From the Times Online:
One of Hitchensâ€™s central themes is that gods are made by man, rather than the other way around. A related theme is plagiarism: â€œmonotheistic religion is a plagiarism of a plagiarism of a hearsay, of an illusion, extending all the way back to a fabrication of a few noneventsâ€. A pair of chapters explores â€œThe Tawdriness of the Miraculousâ€ and the widespread fallacy that we derive our morals from religious rules such as the Ten Commandments. As Hitchens witheringly puts it, does anybody seriously think that, before Moses delivered the tablet inscription â€œThou shalt not killâ€, his people had thought it a good idea to do so?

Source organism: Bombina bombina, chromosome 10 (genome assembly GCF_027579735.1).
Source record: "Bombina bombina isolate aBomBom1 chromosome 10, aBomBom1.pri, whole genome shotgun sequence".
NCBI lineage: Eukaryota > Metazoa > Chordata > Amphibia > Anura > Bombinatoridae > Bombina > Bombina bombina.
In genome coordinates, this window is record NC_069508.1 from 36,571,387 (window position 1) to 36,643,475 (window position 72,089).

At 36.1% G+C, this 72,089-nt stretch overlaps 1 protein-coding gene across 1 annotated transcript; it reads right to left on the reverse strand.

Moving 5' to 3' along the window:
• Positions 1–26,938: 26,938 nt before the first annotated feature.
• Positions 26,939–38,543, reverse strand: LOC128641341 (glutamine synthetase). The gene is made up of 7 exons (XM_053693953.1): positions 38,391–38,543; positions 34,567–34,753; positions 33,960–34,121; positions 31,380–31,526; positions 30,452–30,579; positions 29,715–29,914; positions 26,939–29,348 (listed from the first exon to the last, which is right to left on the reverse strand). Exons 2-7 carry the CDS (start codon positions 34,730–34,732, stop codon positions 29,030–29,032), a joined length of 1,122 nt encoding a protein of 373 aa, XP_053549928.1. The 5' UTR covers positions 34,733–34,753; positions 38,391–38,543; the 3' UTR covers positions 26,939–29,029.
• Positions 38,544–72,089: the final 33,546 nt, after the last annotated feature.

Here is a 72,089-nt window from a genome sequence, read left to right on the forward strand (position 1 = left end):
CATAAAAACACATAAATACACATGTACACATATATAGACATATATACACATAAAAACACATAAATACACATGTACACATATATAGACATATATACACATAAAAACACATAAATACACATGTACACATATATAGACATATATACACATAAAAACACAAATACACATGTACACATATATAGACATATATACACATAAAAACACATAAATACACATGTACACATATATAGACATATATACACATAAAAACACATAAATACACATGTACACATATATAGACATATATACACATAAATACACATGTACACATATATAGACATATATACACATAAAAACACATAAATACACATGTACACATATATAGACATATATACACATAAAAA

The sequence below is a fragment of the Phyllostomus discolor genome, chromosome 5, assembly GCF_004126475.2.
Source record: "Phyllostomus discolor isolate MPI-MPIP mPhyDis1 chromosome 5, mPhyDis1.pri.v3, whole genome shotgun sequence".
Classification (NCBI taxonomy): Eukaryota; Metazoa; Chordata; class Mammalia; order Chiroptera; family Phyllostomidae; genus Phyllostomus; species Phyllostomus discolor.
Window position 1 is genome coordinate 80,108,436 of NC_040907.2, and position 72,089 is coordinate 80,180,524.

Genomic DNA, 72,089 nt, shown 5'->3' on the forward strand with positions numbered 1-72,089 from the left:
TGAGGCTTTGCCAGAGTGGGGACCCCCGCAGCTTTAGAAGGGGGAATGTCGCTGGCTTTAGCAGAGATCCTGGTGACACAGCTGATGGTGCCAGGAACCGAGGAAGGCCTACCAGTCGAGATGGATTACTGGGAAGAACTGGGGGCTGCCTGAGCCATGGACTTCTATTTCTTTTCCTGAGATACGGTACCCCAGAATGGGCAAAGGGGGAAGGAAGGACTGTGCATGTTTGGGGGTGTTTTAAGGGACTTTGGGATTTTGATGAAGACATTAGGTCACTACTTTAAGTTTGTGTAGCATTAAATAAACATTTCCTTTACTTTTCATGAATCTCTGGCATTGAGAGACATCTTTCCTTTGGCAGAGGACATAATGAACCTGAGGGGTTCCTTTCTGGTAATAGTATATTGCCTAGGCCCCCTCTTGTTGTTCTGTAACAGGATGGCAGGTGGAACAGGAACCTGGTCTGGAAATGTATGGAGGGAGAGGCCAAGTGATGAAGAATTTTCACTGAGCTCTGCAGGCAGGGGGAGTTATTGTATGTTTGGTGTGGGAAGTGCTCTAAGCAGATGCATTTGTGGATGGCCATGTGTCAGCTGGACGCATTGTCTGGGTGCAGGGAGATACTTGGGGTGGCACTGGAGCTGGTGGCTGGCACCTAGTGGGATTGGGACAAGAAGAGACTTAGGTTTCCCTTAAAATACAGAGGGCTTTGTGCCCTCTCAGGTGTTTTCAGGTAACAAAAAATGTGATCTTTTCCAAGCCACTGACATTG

I said that Hitchens comes into his own on the evils that are done in the name of religion: â€œin the name ofâ€ is important. You canâ€™t just point to evil â€“ or indeed good â€“ individuals who happen to be religious. The case to be made is that people do evil (or good) â€“ because they are religious. Crusaders and jihadis are â€“ by their own lights â€“ good. They do evil things (by our lights) because their faith drives them to it. The nineteen murderers of September 11 scrupulously washed, perfumed and shaved their whole bodies in preparation for the martyrsâ€™ paradise, as they set off on what they sincerely, truly, prayerfully believed was a supremely righteous mission.